But looksmaxxing can also lean into darker extremes with videos detailing drastic measures to ‘improve’ appearance, such as ‘bone-smashing’ (using hammers to make the jaw more angular) and steroid use to increase ‘sexual market value’.

This trend explores how looksmaxxing is filling a high-demand gap for advice, and how the beauty industry is still failing to meet the needs of teen and tween boys, and has a responsibility to show up better.

Trend 2: Whole body deodorant

Something unusual is afoot in the deodorant space: brands have sniffed out a whole new category for odour-banishing products that can be used all over the body.

No longer are deodorants just for pits, launches for odour control products that you can use on all different body parts are on the rise.

It has even been trending on TikTok: #FullBodyDeodorant has reached more than 23 million views.

And with the likes of Unilever and Procter and Gamble betting on the new segment with just-launched ranges from Dove Men+Care and Old Spice, as well as innovation from fast-growing players including Hume Supernatural and Lumé, whole body deodorant is a space to watch.

Trend 3: Targeted eye treatments

The eyes may be the window to the soul, but for men’s grooming brands, they might just be the window to the sale.

The number one skin concern for men is the under-eye area, and targeted products that banish dark circles and puffiness in an instant are in demand.

It’s also part of a wider trend that is seeing more men turn to blepharoplasty – surgery that addresses overt hooding or puffiness of the tissues around the eye – to reduce or removes bagginess in the eyelid region.

This trend explores why products that offer instant benefits are resonating with male consumers, and how brands can persuade more male consumers to add to their skin care routine.

Trend 4: The comedy comeback in male grooming ads

From a band of men using their facial hair as musical instruments to a love story between men and their below-the-belt ‘boys’ – depicted as an identical pair of mini-mes – male grooming ads have taken a funny turn.

These recent adverts from Every Man Jack (‘Them Beardles’ ) and Manscaped (‘The Boys’), are among a growing scene of comedy-based campaigns that are livening up the category’s marketing, as brands see the wisdom in using humour to attract male customers.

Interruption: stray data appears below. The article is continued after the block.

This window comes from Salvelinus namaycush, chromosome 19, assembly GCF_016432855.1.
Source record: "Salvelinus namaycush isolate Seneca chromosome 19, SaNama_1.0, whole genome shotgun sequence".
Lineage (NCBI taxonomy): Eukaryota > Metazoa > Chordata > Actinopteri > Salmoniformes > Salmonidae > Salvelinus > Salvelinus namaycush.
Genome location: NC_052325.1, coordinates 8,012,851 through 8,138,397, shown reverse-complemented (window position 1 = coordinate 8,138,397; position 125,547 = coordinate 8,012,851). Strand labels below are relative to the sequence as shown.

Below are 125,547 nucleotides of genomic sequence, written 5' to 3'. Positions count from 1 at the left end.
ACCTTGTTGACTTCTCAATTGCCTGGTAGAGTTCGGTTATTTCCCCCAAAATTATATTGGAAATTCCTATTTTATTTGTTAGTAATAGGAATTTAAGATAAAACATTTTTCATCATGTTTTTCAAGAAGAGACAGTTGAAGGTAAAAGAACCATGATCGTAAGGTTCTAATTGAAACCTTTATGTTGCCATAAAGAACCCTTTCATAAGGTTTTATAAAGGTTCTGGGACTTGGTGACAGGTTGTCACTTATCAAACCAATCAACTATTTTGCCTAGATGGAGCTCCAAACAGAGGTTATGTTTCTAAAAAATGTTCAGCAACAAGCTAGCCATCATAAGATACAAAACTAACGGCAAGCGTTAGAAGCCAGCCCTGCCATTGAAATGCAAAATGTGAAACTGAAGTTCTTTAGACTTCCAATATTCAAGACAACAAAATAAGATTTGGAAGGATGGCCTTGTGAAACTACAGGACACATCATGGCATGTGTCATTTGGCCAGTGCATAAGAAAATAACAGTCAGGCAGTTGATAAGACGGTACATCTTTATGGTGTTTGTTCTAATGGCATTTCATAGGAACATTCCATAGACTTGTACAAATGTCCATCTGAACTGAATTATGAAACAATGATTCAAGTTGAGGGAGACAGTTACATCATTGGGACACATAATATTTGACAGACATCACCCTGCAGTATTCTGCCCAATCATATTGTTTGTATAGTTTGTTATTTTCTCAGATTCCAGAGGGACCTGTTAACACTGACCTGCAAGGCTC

A comedic approach has also been picking up more widely in beauty marketing, with CeraVe’s recent ‘Fake News’ commercial with Michael Cera, and California Naturals' humorous GRWM ad with Owen Wilson, its ‘Chief Shampoo Officer’.

If current commercials are running on a tide of glorious silliness, it might be no accident.

Cosmetics Business finds out why comedy is taking over, as brands put the giggles back into male grooming campaigns.

Trend 5: 4 ways brands can help men embrace sustainability

When it comes to making beauty and skin care purchases, sustainability is still more important to women (45%) than men (33%), according to 2024 data from business consultancy CACI, obtained exclusively by Cosmetics Business.

Mintel referred to this disparity as the ‘eco-gender gap’ in its research on the issue back in 2018, and six years on little has changed.

But why are men less likely than women to factor sustainability into their purchase decisions?

Research commissioned by UK-based start-up Brother Earth found that over half of UK men want to be sustainable, but one in five don’t know how, and one in three feel left out of the conversation around how to save the planet.

In Trend 5, experts reveal what the industry can do to encourage men to shop more sustainably, from perspectives spanning retail, marketing, product format and preparing for Gen Alpha consumers.